Consensus is the algorithm by which a set of computers come to agreement about which possible state is correct, and thus guarantee one consistent, global view of the state of the system.
All PoW systems use probabilistic finality, where the resource cost of creating a block is extremely high. After many blocks are gossiped, the longest chain of blocks has the most work invested in it, and thus is the true chain. The "true" head of the chain can switch, in a process called "chain reorganization." But the probability of such a reorganization decreases exponentially the more blocks are built on top of it. Thus, in Bitcoin, the "6-block rule" means that if there are six blocks build on top of the block with your transaction, you can be extremely confident that no chain reorganization will ever generate a new true chain that does not include that block. Note this is not a guarantee that it cannot happen, just that the cost of doing so becomes so prohibitively high that is very unlikely to ever happen.
Many early PoS systems, such as BitShares, used voting instead of work to mine blocks, but still used the "longest chain wins" consensus algorithm. However, this has the critical nothing at stake problem, since the cost of "mining" blocks on two, three, or even 100 alternative chains is quite low.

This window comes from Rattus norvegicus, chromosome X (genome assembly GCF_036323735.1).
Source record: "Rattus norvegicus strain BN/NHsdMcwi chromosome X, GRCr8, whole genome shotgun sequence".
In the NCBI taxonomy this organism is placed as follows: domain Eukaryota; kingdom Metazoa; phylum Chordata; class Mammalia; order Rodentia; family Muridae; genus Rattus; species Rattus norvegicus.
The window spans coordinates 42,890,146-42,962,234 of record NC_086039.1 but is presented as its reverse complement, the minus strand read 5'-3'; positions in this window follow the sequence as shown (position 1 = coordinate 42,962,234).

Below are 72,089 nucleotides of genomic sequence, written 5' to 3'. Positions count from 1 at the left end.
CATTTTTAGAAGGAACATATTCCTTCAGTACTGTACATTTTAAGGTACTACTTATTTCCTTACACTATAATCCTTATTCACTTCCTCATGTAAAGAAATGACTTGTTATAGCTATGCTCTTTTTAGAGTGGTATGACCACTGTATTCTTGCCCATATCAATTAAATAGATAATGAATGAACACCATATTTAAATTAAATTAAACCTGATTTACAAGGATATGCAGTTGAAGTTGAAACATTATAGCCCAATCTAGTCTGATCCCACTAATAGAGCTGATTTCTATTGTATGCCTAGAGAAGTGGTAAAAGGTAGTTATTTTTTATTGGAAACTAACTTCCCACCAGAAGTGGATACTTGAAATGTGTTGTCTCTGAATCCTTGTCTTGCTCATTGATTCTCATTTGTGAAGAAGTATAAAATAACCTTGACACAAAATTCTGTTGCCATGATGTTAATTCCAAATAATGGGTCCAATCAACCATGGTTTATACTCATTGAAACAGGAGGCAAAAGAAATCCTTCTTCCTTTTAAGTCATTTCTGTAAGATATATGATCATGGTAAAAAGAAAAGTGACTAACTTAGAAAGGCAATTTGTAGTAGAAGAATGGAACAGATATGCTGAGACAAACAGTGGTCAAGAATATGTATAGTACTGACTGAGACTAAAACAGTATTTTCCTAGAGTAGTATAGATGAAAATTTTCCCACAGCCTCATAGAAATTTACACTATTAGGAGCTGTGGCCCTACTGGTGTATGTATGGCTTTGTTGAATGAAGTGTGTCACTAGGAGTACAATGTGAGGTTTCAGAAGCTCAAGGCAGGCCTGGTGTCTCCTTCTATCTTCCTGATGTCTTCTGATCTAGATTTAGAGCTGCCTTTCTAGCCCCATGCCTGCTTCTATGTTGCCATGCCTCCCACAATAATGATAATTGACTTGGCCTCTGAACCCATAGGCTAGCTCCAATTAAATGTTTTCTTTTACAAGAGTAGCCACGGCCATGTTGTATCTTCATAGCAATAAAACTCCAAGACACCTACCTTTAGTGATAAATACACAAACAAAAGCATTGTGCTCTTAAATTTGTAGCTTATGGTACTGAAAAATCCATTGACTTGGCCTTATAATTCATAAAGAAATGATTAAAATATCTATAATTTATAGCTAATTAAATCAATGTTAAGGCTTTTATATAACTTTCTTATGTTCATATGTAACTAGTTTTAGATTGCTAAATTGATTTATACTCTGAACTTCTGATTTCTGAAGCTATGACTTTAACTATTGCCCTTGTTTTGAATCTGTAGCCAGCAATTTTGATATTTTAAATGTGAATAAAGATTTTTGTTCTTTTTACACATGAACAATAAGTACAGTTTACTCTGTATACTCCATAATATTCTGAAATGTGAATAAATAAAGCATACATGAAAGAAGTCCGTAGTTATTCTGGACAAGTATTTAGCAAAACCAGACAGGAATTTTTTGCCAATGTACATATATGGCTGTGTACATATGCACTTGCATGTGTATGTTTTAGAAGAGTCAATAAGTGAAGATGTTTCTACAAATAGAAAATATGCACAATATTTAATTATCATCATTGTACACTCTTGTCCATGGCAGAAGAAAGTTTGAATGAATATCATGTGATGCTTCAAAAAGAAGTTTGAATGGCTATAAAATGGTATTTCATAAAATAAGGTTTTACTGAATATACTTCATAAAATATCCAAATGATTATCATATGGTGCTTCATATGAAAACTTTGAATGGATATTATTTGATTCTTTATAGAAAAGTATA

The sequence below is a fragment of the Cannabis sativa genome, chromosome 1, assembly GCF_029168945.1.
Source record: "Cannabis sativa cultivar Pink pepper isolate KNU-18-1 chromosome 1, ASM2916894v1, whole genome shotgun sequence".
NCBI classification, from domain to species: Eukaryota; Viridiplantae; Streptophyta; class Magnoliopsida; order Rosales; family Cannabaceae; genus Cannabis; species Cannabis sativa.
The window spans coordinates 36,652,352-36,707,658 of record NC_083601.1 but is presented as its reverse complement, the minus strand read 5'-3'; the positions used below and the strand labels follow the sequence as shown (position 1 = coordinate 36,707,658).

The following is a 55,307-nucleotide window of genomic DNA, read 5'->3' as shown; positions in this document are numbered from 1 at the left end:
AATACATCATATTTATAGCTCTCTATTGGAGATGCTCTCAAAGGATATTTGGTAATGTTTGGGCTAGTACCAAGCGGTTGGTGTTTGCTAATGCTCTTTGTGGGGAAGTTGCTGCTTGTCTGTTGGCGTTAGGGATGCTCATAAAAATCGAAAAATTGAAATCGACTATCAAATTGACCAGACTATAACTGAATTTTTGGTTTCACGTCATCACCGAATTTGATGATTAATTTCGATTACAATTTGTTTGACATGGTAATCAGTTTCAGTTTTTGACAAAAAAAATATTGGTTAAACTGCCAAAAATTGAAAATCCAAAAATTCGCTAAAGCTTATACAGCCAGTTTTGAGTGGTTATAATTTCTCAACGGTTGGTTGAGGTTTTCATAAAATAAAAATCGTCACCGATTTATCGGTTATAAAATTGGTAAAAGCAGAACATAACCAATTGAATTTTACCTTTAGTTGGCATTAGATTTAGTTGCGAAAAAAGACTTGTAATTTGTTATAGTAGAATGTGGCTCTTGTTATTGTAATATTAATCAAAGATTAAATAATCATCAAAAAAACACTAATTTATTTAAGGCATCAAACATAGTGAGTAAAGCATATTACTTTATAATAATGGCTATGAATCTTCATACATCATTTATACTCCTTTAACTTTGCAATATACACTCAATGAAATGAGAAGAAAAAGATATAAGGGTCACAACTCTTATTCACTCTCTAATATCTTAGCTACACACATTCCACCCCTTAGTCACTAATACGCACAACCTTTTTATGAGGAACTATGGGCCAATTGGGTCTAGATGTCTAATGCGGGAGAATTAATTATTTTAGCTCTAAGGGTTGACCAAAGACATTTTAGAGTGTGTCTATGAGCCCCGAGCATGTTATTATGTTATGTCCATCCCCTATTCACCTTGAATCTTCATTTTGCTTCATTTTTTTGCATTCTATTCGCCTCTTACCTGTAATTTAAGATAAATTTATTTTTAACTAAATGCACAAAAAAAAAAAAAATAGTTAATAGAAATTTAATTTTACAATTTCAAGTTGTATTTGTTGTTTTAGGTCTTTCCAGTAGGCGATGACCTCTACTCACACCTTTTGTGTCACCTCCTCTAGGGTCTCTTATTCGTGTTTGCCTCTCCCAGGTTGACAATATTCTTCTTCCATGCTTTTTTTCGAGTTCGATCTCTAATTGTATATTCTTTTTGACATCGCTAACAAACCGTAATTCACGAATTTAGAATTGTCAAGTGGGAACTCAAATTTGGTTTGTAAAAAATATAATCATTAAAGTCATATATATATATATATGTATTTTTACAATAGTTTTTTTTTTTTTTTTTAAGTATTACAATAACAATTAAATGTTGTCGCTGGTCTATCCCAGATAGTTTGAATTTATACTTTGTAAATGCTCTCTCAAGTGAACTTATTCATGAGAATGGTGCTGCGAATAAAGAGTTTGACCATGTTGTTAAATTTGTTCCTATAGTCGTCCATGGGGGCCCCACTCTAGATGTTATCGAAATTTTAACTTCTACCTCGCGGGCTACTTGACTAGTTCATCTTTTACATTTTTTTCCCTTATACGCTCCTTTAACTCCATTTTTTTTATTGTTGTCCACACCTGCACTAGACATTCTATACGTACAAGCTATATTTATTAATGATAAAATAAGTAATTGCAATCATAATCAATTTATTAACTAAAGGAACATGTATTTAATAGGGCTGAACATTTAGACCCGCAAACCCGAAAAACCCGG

Another issue here is that any state may have to be reverted, and the data store must maintain an "undo history" to undo several blocks and apply others. And clients must wait several blocks (minutes to hours) before they can take off-chain actions based on the transaction (eg. give you goods for a blockchain payment).
An alternative approach used to guarantee consistency comes out of academic research into Byzantine Fault-Tolerance from the 80s and 90s, which "culminated" in PBFT. Tendermint uses an algorithm very similar to PBFT with optimizations learned from blockchain developments to create an extremely secure consensus algorithm. All nodes vote in multiple rounds, and only produce blocks when they are guaranteed that the block is the "correct" global consensus. Even in the case of omnipotent network manipulation, this algorithm will never produce two blocks at the same height (a fork) if less than one third of the nodes are actively collaborating to break the system. This is possibly the strongest guarantee of any production blockchain consensus algorithm.
The benefit of this approach is that any block that has over two-thirds of the signature is provably correct by light clients. The state is never rolled back and clients can take actions based on that state. This opens the possibility of settling blockchain payments within one or two seconds, similar latency to using a credit card in a store. It also allows reasonably responsive applications to be built on a blockchain.